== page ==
The Justice Department said yesterday that "enemy combatant" Yaser Esam
Hamdi's release is imminent and asked a federal judge for an additional
week to work out final details of a settlement with Hamdi's attorneys.
Hamdi, who has been held incommunicado in Navy brigs for two years after
being captured with Taliban soldiers in Afghanistan in 2001, probably will
be sent to Saudi Arabia, prosecutors said in a filing in U.S. District
Court in Norfolk. Hamdi is a U.S. citizen, but he spent most of his life in
Saudi Arabia, where his family lives.
U.S. District Judge Robert G. Doumar has yet to rule on the request for a
seven-day stay of the proceedings against Hamdi, which would put off a
federal court hearing scheduled for Monday. Doumar last week granted a
separate request for a delay but ordered the government to produce Hamdi at
Neither Hamdi nor a second U.S. citizen held as an enemy combatant -- Jose
Padilla, who is accused of plotting to set off a radiological bomb in the
United States -- has been seen publicly since being detained. The Hamdi
case has been a major test in the war on terrorism, with the Bush
administration refusing to allow Hamdi to challenge his detention and
holding him for much of the past two years without access to a lawyer. But
the U.S. Supreme Court ruled in June that, as a U.S. citizen, Hamdi must
have access to the U.S. legal system.
Prosecutors and Hamdi's attorneys revealed this month that they were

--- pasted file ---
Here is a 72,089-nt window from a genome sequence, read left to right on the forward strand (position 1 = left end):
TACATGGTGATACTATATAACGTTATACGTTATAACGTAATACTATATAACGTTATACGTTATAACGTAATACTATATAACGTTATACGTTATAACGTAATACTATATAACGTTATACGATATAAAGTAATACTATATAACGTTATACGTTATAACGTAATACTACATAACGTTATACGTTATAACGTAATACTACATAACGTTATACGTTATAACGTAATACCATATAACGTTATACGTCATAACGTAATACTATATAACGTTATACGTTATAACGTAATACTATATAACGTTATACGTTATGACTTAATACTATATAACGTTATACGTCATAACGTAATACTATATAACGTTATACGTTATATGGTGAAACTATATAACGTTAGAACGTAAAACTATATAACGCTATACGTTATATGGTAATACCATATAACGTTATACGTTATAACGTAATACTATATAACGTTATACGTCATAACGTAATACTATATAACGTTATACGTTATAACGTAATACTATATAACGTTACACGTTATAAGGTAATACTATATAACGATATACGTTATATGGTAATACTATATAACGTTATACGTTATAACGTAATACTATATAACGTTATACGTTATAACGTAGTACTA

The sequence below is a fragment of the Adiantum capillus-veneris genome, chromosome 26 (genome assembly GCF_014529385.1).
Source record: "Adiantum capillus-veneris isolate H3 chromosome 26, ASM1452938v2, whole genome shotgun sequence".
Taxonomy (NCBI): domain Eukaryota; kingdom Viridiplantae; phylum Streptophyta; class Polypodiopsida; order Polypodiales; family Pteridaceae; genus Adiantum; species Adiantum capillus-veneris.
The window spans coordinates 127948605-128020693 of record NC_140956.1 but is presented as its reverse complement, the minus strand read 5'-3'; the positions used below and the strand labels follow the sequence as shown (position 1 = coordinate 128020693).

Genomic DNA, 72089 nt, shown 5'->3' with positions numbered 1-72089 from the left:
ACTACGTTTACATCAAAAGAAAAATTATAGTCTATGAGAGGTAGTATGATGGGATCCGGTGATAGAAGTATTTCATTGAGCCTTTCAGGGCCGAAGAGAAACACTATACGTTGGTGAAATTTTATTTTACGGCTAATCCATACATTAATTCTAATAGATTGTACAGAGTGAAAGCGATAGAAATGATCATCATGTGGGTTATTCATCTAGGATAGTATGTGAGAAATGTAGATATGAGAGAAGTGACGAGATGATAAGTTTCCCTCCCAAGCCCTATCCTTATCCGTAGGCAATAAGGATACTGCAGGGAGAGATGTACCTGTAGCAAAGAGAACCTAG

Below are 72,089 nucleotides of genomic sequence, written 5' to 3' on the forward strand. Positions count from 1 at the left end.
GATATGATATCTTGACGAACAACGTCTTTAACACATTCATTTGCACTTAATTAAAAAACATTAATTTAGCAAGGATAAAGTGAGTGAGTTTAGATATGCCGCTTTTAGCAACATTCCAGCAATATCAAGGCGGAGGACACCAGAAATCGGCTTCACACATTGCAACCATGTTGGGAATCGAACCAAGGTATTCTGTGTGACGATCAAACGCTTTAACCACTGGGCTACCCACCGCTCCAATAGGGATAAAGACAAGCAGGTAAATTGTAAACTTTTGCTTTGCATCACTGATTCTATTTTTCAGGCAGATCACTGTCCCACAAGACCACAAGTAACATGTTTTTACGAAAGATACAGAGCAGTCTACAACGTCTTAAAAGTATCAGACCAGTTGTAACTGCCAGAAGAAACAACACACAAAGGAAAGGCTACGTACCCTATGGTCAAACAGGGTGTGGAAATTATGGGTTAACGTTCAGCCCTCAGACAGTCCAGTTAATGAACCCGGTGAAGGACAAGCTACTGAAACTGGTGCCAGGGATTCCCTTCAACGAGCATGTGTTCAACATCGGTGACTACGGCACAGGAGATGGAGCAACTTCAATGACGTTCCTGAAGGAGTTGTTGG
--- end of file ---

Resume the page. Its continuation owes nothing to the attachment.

nearing a deal to release Hamdi. People familiar with the negotiations have
said that the terms of release are likely to include Hamdi renouncing his
U.S. citizenship and accepting travel restrictions and some monitoring by
Saudi officials. In addition, he may have to agree not to sue the U.S.
government over his detention.
In yesterday's filing, the government said those negotiations "have
continued steadily, and considerable progress has been made.'' The filing
said that a draft agreement is being circulated and that "only the details"
remain to be negotiated.
"In short, [the government] believes that an agreement in principle that
will result in Hamdi's release is imminent, and can be reached within the
seven-day period for which a stay is sought,'' said the document, which was
signed by Justice Department officials including Paul J. McNulty, the U.S.
attorney in Alexandria.
The filing cited the "extraordinary nature" of Hamdi's case, which is
"fraught with complex and thorny issues" that would require the court to
balance national security needs with Hamdi's constitutional rights.
Bringing Hamdi to a court hearing "would serve no useful purpose given the
likelihood of his imminent release and repatriation to Saudi Arabia,'' the